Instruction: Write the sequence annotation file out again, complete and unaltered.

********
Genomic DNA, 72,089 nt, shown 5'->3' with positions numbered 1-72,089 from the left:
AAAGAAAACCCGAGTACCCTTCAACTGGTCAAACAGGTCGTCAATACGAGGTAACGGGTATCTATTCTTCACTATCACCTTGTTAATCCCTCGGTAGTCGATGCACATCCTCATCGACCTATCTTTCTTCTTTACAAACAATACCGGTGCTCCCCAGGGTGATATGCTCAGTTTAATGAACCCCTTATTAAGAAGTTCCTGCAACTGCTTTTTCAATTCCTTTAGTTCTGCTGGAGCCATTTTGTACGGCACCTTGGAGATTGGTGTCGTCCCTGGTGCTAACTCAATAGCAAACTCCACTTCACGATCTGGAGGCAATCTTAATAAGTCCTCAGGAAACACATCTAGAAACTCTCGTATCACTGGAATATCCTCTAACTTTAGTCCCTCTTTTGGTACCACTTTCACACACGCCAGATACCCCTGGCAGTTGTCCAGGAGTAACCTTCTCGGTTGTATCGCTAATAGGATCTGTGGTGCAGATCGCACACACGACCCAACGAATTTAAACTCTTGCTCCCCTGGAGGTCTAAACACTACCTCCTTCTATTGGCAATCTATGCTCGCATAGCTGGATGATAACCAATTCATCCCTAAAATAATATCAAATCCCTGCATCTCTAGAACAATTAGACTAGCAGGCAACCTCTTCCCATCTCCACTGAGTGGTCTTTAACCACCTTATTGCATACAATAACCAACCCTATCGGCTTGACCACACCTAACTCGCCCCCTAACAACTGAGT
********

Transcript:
Genomic DNA, 72,089 nt, shown 5'->3' with positions numbered 1-72,089 from the left:
AAAGAAAACCCGAGTACCCTTCAACTGGTCAAACAGGTCGTCAATACGAGGTAACGGGTATCTATTCTTCACTATCACCTTGTTAATCCCTCGGTAGTCGATGCACATCCTCATCGACCTATCTTTCTTCTTTACAAACAATACCGGTGCTCCCCAGGGTGATATGCTCAGTTTAATGAACCCCTTATTAAGAAGTTCCTGCAACTGCTTTTTCAATTCCTTTAGTTCTGCTGGAGCCATTTTGTACGGCACCTTGGAGATTGGTGTCGTCCCTGGTGCTAACTCAATAGCAAACTCCACTTCACGATCTGGAGGCAATCTTAATAAGTCCTCAGGAAACACATCTAGAAACTCTCGTATCACTGGAATATCCTCTAACTTTAGTCCCTCTTTTGGTACCACTTTCACACACGCCAGATACCCCTGGCAGTTGTCCAGGAGTAACCTTCTCGGTTGTATCGCTAATAGGATCTGTGGTGCAGATCGCACACACGACCCAACGAATTTAAACTCTTGCTCCCCTGGAGGTCTAAACACTACCTCCTTCTATTGGCAATCTATGCTCGCATAGCTGGATGATAACCAATTCATCCCTAAAATAATATCAAATCCCTGCATCTCTAGAACAATTAGACTAGCAGGCAACCTCTTCCCATCTCCACTGAGTGGTCTTTAACCACCTTATTGCATACAATAACCAACCCTATCGGCTTGACCACACCTAACTCGCCCCCTAACAACTGAGT